Tuesday, May 24, 2011

Abhidhammattha Sangaha ( A Manual of Abhidhamma )

A Manual of Abhidhamma
Abhidhammattha Sangaha
Bhadanta Anuruddhàcariya
Edited In The
Original Pàli Text With English
Translation And Explanatory Notes
By Nàrada Mahà Thera,
Published By the Buddhist Missionary Society


About this book
Abhidhamma is the Higher Teaching of the Buddha, some-
times referred to as the ultimate teaching (paramattha
desanà). In it, man is described as a psycho-physical being
consisting of both mind and matter, and it gives a micro-
scopic analysis of the human being.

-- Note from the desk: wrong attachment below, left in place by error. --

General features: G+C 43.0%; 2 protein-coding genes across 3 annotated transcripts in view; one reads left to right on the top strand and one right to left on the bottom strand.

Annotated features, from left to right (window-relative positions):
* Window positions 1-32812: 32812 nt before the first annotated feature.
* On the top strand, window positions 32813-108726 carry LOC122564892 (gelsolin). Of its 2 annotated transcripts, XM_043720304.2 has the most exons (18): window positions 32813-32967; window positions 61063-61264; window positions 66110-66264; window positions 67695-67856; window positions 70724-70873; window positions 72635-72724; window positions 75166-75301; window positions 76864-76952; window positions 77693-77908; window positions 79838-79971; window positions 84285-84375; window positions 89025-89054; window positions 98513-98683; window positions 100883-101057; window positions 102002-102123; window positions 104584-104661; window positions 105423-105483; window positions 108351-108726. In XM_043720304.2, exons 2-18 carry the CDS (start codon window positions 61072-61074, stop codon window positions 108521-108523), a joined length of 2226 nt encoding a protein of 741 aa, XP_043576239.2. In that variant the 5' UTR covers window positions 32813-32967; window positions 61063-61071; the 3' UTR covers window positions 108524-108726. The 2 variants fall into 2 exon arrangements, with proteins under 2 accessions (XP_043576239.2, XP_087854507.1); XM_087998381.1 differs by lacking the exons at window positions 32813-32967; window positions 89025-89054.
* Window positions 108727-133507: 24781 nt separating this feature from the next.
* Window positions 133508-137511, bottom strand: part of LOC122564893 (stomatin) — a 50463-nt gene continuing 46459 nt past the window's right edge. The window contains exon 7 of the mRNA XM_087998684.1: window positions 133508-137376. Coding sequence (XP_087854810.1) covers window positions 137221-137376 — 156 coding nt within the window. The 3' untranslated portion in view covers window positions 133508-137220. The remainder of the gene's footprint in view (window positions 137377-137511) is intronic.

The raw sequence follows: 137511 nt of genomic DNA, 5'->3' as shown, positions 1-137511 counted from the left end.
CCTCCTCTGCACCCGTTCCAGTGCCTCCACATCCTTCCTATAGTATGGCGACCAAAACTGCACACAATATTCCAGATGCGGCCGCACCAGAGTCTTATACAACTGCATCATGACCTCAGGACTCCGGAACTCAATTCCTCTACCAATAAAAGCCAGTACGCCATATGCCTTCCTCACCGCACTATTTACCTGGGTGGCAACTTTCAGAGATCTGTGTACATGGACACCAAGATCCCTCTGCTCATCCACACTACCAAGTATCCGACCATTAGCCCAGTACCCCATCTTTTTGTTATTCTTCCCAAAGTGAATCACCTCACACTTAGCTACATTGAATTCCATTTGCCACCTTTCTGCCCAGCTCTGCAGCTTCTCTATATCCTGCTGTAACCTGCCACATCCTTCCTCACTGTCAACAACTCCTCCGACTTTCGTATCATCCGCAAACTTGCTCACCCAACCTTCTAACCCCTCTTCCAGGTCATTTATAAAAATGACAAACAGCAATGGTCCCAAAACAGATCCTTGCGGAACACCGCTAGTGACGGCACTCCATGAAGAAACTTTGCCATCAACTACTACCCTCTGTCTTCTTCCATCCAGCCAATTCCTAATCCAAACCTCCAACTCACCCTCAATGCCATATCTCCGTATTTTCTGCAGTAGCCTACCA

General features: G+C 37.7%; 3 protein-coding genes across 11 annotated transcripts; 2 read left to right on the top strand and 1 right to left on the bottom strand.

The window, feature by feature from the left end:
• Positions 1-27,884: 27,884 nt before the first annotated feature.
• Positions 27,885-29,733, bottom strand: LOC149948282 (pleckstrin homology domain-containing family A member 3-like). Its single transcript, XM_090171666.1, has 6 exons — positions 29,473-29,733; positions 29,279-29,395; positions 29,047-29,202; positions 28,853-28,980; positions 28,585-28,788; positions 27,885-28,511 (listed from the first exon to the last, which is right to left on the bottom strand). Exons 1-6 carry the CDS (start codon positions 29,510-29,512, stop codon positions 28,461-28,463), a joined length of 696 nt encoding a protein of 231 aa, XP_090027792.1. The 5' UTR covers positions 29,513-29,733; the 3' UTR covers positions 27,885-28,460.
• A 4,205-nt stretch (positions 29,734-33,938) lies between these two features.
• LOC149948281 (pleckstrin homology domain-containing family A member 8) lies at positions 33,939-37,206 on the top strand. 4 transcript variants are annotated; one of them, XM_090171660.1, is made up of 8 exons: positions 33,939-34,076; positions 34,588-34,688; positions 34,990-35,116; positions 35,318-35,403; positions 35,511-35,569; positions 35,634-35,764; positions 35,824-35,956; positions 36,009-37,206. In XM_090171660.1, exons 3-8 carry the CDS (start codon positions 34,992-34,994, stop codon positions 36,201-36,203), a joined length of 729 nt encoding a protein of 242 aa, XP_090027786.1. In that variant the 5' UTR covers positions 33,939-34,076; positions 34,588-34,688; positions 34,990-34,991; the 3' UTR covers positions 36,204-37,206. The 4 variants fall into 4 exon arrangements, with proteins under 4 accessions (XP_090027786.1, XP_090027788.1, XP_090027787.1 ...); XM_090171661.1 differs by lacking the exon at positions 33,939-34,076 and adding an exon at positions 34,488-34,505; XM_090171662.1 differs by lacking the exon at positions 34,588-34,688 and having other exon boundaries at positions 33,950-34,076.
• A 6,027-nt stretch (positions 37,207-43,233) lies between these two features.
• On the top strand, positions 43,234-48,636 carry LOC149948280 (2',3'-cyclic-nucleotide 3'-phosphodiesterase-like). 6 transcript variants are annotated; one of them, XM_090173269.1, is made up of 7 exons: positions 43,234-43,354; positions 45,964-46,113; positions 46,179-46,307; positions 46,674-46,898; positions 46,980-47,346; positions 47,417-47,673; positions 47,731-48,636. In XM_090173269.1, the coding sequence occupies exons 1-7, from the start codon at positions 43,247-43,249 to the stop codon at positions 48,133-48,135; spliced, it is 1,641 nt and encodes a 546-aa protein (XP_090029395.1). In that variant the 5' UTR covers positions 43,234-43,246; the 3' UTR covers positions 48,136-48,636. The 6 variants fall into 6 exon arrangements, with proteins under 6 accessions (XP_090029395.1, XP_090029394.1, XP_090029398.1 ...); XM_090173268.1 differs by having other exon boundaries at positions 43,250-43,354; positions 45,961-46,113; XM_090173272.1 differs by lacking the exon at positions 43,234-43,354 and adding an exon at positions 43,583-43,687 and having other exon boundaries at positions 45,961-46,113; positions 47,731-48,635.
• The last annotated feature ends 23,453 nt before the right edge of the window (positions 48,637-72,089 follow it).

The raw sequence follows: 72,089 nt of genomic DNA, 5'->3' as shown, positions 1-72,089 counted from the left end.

Abhidhamma explains the process of birth and death
in detail. In addition to defining consciousness, it also
analyses and classifies thoughts mainly from an ethical
standpoint. Various types of consciousness are also set
forth in detail, as they arise through the six sense-doors.
Modern psychology has begun to acknowledge that it
comes within the scope of Abhidhamma for the reason that
it deals with the mind, with thoughts, thought-processes,
and mental states. Buddhism has, from the very beginning,
taught psychology without a psyche.
Abhidhamma also helps the student of Buddhism to
fully comprehend the Anatta (No-Soul) doctrine which
forms the crux of Buddhism. To a person who reads this
book in a superficial manner, Abhidhamma appears as dry
as dust, but to the wise truth-seekers, it is an indispensable
guide as well as an intellectual treat. The reader who reads
this book with deep thinking cannot fail to find it with